Interesting question. Your code is likely to work (or seem to work) on some platforms and to fail on others.
The reason your code seems to work is that the memory the function
f() reserves on the stack is released but not erased when
f() returns. Being released, the memory becomes available for other functions to use; but it might not be overwritten until another function actually does use it.
Some others here are correctly pointing out that your code evokes undefined behavior, and technically that is true. However, there is a reason you are getting the particular undefined behavior you are getting, and that is what my answer is about.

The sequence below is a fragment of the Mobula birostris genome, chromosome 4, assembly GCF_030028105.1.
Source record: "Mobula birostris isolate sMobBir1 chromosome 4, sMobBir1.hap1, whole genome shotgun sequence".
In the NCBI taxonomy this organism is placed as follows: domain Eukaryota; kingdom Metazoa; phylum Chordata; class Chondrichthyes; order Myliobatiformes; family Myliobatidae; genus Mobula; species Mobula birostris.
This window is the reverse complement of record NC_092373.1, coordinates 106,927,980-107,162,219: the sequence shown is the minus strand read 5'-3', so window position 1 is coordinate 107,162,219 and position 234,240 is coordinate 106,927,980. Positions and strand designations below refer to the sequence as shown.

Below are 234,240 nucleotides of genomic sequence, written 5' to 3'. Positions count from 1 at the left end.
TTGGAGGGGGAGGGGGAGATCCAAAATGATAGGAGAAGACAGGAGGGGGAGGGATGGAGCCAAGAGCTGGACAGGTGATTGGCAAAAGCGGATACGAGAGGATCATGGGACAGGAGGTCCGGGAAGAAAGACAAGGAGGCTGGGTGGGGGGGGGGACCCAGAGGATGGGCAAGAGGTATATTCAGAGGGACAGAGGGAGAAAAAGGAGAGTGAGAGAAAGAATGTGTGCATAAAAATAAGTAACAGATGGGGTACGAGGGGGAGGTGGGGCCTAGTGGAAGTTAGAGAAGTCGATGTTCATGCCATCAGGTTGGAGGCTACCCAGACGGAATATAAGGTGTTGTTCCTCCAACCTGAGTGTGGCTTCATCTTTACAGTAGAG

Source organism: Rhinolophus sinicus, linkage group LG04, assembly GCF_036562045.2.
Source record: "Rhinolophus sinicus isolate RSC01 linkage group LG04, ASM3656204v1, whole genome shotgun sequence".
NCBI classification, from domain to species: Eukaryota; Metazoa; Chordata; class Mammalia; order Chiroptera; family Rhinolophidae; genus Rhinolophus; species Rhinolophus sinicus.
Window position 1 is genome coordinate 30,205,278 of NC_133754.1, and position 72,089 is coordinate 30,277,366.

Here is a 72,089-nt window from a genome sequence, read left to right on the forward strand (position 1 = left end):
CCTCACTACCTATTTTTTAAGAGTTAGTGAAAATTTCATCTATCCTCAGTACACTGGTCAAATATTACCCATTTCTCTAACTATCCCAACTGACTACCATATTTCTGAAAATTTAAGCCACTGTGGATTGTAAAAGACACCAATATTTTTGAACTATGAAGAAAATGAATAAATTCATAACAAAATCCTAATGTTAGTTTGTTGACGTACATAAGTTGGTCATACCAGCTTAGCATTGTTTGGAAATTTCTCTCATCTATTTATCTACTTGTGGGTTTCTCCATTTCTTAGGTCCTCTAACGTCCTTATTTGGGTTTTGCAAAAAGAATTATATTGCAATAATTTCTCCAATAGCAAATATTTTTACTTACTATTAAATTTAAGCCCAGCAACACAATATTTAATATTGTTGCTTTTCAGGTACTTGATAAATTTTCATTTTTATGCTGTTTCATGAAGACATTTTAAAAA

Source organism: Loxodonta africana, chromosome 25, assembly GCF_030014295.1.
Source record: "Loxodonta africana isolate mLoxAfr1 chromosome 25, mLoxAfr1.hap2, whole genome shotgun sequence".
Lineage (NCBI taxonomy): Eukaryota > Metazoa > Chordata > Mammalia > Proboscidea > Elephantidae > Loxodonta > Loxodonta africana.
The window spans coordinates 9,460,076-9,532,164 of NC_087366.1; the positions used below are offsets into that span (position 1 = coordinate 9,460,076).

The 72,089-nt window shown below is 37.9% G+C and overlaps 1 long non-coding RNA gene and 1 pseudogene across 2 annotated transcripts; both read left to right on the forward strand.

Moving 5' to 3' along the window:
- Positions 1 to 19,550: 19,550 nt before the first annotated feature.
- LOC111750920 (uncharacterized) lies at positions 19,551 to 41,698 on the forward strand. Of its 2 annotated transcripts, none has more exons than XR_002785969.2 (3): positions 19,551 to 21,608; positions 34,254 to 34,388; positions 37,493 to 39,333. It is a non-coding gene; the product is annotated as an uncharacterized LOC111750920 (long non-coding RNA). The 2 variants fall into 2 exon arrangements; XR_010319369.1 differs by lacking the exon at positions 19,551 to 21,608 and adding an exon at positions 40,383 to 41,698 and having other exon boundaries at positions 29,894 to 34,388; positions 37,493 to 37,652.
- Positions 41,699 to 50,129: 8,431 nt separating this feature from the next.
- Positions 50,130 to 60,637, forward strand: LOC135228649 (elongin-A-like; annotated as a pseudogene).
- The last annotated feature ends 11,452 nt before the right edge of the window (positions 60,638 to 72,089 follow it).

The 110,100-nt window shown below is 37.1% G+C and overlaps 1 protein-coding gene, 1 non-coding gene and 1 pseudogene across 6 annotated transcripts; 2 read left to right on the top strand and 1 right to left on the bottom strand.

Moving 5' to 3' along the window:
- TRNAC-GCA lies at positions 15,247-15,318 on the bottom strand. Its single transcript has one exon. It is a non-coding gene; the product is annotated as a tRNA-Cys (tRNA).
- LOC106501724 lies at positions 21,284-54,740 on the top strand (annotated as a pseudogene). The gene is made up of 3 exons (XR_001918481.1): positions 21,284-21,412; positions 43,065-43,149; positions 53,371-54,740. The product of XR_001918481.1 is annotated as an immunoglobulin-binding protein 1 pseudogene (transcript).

On some platforms, including the x86, after
f() releases the memory of
v, the first memory to be reused will normally be the memory that used to hold
v. It may be a long time before the memory that holds
v gets reused. Hence, the data from
v is spuriously still present.
There is at least one more wrinkle. Some implementations, using some settings, may overwrite all released memory immediately with random data, to guard against security risks. (What if
v held a password, for example? The random data would wipe it safely away.)